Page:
Would you prefer “justice” in the place of “G-d” on coins and in the Pledge of Allegiance?

Brandon, responding to Jason Kuznicki, argues that mention of G-d in political discourse does not in and of itself constitute an endorsement of religion (and that a more objective definition of endorsement is necessary).

I often worry that the purpose to reference’s to G-d in government slogans have nothing to do with endorsement: surrounding American values in an aura of absolute truth and goodness. What we “trust” is that what we do is sanctioned by G-d.

The more challenging notion–that we strive to follow the precepts and desires of a divine entity–is not in operation. No judgemental eye will be cast upon the nation. G-d is a passive witness to American exceptionalism.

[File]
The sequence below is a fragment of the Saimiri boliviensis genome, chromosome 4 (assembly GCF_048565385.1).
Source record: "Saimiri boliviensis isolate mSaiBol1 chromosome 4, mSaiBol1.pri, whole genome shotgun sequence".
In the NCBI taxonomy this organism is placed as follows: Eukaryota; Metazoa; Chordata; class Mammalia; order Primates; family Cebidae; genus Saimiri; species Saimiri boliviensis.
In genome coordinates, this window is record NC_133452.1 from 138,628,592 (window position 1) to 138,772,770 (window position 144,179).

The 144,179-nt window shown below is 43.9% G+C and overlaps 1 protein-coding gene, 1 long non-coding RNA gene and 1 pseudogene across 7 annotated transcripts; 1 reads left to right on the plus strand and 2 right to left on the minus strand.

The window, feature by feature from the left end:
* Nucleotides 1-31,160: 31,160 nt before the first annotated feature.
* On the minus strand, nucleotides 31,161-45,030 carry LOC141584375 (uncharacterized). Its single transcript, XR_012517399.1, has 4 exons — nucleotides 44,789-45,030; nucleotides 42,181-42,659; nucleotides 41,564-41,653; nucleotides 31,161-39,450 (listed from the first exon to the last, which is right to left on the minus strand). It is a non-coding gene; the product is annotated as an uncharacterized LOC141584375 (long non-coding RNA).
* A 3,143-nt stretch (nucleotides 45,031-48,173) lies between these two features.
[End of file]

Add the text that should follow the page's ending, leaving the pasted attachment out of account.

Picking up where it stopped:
More often than not, G-d is subordinate to nationalism when used in public life. In Nationalization of the Masses, George Mosse argued that nationalists appropriated the symbols and rituals of religion–both Christian and pagan–to create a “secular religion”: nation as the ultimate object of faith and worship. The origin of those symbols was superfluous; their meanings were distorted beyond recognition.

From this perspective, mention of G-d does not entail endorsement. It raises new concerns about the use of religious symbols in government, and is a more powerful argument for disentangling symbols and government (for both “believers” and “atheists”). But it is a god that is subordinate, devalued, subject to the exigencies of nationalism and the national spirit.

Should a concept like justice substitute for G-d? As much as I would like “justice” to be a leading principle in public life, it might fare no better than G-d. “In Justice We Trust” would not provide anything more objective or substantive, nothing that would generate more consensus or require less of a leap of faith. It would do nothing more than say, uncritically, “we are just.”